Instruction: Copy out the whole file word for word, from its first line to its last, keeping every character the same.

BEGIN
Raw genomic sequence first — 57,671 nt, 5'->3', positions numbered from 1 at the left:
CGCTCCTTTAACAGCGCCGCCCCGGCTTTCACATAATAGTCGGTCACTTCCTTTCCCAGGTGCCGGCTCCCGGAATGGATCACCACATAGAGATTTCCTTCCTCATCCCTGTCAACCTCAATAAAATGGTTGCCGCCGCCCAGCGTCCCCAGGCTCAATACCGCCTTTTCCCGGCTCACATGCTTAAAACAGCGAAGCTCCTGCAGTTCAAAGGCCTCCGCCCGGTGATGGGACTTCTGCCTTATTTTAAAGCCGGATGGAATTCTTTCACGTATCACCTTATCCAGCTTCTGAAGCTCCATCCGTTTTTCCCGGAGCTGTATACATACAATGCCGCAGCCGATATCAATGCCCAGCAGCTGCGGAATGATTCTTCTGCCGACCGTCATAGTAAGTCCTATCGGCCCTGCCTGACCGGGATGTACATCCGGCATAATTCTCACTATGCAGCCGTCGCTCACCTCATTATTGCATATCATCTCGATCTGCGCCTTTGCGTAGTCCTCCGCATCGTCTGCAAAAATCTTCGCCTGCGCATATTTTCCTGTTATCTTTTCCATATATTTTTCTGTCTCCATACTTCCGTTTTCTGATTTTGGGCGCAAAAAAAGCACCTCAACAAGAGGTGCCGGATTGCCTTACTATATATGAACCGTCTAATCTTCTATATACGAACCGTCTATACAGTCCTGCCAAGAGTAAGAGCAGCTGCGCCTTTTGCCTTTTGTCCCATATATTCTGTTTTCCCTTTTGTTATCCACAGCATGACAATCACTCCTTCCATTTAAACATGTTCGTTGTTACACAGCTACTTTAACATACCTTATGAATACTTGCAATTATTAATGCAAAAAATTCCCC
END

Raw genomic sequence first — 57,671 nt, 5'->3', positions numbered from 1 at the left:
CGCTCCTTTAACAGCGCCGCCCCGGCTTTCACATAATAGTCGGTCACTTCCTTTCCCAGGTGCCGGCTCCCGGAATGGATCACCACATAGAGATTTCCTTCCTCATCCCTGTCAACCTCAATAAAATGGTTGCCGCCGCCCAGCGTCCCCAGGCTCAATACCGCCTTTTCCCGGCTCACATGCTTAAAACAGCGAAGCTCCTGCAGTTCAAAGGCCTCCGCCCGGTGATGGGACTTCTGCCTTATTTTAAAGCCGGATGGAATTCTTTCACGTATCACCTTATCCAGCTTCTGAAGCTCCATCCGTTTTTCCCGGAGCTGTATACATACAATGCCGCAGCCGATATCAATGCCCAGCAGCTGCGGAATGATTCTTCTGCCGACCGTCATAGTAAGTCCTATCGGCCCTGCCTGACCGGGATGTACATCCGGCATAATTCTCACTATGCAGCCGTCGCTCACCTCATTATTGCATATCATCTCGATCTGCGCCTTTGCGTAGTCCTCCGCATCGTCTGCAAAAATCTTCGCCTGCGCATATTTTCCTGTTATCTTTTCCATATATTTTTCTGTCTCCATACTTCCGTTTTCTGATTTTGGGCGCAAAAAAAGCACCTCAACAAGAGGTGCCGGATTGCCTTACTATATATGAACCGTCTAATCTTCTATATACGAACCGTCTATACAGTCCTGCCAAGAGTAAGAGCAGCTGCGCCTTTTGCCTTTTGTCCCATATATTCTGTTTTCCCTTTTGTTATCCACAGCATGACAATCACTCCTTCCATTTAAACATGTTCGTTGTTACACAGCTACTTTAACATACCTTATGAATACTTGCAATTATTAATGCAAAAAATTCCCC